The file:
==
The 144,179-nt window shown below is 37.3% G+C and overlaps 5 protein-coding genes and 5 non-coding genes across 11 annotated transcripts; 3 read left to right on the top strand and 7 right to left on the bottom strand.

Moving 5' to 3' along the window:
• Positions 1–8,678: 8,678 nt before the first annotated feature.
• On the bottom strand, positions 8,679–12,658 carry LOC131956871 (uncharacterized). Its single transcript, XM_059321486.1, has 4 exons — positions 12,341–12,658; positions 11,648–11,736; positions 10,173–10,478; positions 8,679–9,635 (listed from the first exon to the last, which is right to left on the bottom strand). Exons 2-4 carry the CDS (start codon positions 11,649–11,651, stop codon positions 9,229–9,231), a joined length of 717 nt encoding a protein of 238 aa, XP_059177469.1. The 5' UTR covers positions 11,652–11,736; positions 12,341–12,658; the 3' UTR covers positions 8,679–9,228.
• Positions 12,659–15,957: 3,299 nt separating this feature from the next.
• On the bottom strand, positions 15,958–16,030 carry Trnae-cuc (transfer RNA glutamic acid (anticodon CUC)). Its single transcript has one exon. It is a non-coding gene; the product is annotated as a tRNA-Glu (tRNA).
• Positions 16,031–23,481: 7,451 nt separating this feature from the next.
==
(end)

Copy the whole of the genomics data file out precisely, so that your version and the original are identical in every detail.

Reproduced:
The 144,179-nt window shown below is 37.3% G+C and overlaps 5 protein-coding genes and 5 non-coding genes across 11 annotated transcripts; 3 read left to right on the top strand and 7 right to left on the bottom strand.

Moving 5' to 3' along the window:
• Positions 1–8,678: 8,678 nt before the first annotated feature.
• On the bottom strand, positions 8,679–12,658 carry LOC131956871 (uncharacterized). Its single transcript, XM_059321486.1, has 4 exons — positions 12,341–12,658; positions 11,648–11,736; positions 10,173–10,478; positions 8,679–9,635 (listed from the first exon to the last, which is right to left on the bottom strand). Exons 2-4 carry the CDS (start codon positions 11,649–11,651, stop codon positions 9,229–9,231), a joined length of 717 nt encoding a protein of 238 aa, XP_059177469.1. The 5' UTR covers positions 11,652–11,736; positions 12,341–12,658; the 3' UTR covers positions 8,679–9,228.
• Positions 12,659–15,957: 3,299 nt separating this feature from the next.
• On the bottom strand, positions 15,958–16,030 carry Trnae-cuc (transfer RNA glutamic acid (anticodon CUC)). Its single transcript has one exon. It is a non-coding gene; the product is annotated as a tRNA-Glu (tRNA).
• Positions 16,031–23,481: 7,451 nt separating this feature from the next.